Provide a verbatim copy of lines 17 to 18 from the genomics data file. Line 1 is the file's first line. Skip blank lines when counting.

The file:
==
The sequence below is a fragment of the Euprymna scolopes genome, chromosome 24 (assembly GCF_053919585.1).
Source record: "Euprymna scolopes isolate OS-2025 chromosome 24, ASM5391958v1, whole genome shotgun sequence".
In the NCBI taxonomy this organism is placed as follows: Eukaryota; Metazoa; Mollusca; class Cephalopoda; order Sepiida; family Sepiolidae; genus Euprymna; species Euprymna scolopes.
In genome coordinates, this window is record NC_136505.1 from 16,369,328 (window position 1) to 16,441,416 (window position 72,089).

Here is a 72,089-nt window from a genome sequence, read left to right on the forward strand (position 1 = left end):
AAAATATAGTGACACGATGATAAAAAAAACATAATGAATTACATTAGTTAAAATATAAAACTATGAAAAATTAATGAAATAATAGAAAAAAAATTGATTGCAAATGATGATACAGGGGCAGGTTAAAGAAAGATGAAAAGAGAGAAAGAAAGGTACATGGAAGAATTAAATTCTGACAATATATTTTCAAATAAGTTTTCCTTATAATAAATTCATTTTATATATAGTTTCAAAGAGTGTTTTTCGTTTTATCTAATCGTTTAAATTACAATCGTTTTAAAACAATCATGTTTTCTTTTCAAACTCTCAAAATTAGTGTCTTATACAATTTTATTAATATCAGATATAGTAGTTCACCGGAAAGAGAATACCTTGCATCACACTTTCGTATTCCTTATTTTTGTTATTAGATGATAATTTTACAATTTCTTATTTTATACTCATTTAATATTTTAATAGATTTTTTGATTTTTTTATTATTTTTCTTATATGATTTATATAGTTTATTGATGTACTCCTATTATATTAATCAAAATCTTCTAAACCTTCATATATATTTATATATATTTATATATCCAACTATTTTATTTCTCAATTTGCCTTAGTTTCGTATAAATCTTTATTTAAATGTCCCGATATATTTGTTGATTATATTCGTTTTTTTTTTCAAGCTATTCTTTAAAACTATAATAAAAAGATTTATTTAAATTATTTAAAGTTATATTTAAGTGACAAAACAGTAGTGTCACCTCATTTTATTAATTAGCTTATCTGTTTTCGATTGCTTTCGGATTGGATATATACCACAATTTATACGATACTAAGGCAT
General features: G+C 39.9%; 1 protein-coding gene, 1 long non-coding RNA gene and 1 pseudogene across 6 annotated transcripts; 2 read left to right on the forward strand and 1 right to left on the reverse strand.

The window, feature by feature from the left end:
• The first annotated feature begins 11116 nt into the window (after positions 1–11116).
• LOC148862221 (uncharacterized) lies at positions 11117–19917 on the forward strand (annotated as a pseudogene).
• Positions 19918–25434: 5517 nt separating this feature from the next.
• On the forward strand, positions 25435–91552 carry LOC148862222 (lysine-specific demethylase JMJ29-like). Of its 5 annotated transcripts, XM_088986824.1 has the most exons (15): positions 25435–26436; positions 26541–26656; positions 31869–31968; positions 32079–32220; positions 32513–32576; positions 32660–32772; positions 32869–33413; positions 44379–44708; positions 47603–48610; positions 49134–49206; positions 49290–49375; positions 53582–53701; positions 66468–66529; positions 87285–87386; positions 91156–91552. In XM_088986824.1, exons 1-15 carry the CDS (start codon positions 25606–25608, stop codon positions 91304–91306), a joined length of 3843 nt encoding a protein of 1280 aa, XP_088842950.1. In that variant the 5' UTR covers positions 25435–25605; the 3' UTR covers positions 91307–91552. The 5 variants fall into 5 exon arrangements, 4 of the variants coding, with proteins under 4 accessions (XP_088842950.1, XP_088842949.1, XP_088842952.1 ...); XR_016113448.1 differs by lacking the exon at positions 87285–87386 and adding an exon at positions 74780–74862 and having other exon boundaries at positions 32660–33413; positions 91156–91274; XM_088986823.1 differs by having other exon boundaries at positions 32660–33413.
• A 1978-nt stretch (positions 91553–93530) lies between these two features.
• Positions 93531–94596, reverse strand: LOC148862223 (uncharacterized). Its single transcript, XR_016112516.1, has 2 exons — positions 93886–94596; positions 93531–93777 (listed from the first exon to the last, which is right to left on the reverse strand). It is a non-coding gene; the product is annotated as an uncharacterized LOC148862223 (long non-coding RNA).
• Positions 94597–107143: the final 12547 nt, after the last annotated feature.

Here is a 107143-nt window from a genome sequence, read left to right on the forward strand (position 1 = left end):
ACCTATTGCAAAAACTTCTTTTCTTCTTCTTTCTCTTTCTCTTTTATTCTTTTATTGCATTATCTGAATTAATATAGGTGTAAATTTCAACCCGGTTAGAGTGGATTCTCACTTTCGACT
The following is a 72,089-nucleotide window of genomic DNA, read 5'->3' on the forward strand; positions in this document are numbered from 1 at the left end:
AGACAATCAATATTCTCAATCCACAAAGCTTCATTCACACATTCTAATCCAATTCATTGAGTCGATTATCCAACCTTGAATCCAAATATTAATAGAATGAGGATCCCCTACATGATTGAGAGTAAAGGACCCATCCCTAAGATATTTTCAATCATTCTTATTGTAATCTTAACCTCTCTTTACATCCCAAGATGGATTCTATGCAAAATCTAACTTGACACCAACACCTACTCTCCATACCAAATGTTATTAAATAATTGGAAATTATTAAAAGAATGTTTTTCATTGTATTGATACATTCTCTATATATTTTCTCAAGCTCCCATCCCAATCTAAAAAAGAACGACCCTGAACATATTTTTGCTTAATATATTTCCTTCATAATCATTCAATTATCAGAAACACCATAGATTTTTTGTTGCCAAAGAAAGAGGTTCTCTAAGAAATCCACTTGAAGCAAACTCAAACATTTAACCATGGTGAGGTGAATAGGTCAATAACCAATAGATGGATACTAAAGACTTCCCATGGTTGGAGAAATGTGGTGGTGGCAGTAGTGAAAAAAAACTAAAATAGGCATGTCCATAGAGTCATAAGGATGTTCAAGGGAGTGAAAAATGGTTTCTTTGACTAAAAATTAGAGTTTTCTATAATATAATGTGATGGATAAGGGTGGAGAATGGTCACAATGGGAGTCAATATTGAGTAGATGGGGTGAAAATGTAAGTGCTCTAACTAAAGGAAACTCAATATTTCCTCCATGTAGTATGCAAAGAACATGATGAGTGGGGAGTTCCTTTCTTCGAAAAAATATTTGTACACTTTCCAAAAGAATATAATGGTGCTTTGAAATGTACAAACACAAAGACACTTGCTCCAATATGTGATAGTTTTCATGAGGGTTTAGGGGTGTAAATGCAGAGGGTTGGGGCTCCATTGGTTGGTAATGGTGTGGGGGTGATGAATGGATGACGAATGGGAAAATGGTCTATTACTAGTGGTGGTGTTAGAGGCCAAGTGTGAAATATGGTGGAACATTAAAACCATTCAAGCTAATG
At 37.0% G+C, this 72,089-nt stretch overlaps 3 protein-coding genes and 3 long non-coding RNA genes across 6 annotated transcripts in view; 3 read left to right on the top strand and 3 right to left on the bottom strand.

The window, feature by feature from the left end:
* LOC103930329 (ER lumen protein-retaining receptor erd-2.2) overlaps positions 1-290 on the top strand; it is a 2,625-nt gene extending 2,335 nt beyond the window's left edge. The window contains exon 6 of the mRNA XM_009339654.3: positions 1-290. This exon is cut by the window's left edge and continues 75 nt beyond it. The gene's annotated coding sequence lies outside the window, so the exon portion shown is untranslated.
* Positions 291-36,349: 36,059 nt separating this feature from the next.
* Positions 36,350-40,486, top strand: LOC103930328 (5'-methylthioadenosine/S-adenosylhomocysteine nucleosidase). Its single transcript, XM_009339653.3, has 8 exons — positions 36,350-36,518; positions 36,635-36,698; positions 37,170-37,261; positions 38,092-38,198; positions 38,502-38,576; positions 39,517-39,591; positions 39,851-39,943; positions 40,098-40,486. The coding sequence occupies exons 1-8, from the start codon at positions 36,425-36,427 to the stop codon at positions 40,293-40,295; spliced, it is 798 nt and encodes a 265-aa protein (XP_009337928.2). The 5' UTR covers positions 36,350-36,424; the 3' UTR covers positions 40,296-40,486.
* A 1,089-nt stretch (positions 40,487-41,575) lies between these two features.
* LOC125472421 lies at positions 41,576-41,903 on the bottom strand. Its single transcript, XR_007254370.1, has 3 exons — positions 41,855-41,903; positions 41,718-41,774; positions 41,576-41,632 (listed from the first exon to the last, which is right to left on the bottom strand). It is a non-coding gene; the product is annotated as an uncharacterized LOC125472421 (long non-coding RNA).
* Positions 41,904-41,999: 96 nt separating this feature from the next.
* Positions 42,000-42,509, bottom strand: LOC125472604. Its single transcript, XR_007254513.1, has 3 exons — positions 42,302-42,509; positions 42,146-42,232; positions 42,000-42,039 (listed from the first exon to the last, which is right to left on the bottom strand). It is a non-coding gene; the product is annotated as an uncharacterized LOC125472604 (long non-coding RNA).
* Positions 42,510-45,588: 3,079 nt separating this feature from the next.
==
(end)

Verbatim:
ACCTATTGCAAAAACTTCTTTTCTTCTTCTTTCTCTTTCTCTTTTATTCTTTTATTGCATTATCTGAATTAATATAGGTGTAAATTTCAACCCGGTTAGAGTGGATTCTCACTTTCGACT
The following is a 72,089-nucleotide window of genomic DNA, read 5'->3' on the forward strand; positions in this document are numbered from 1 at the left end: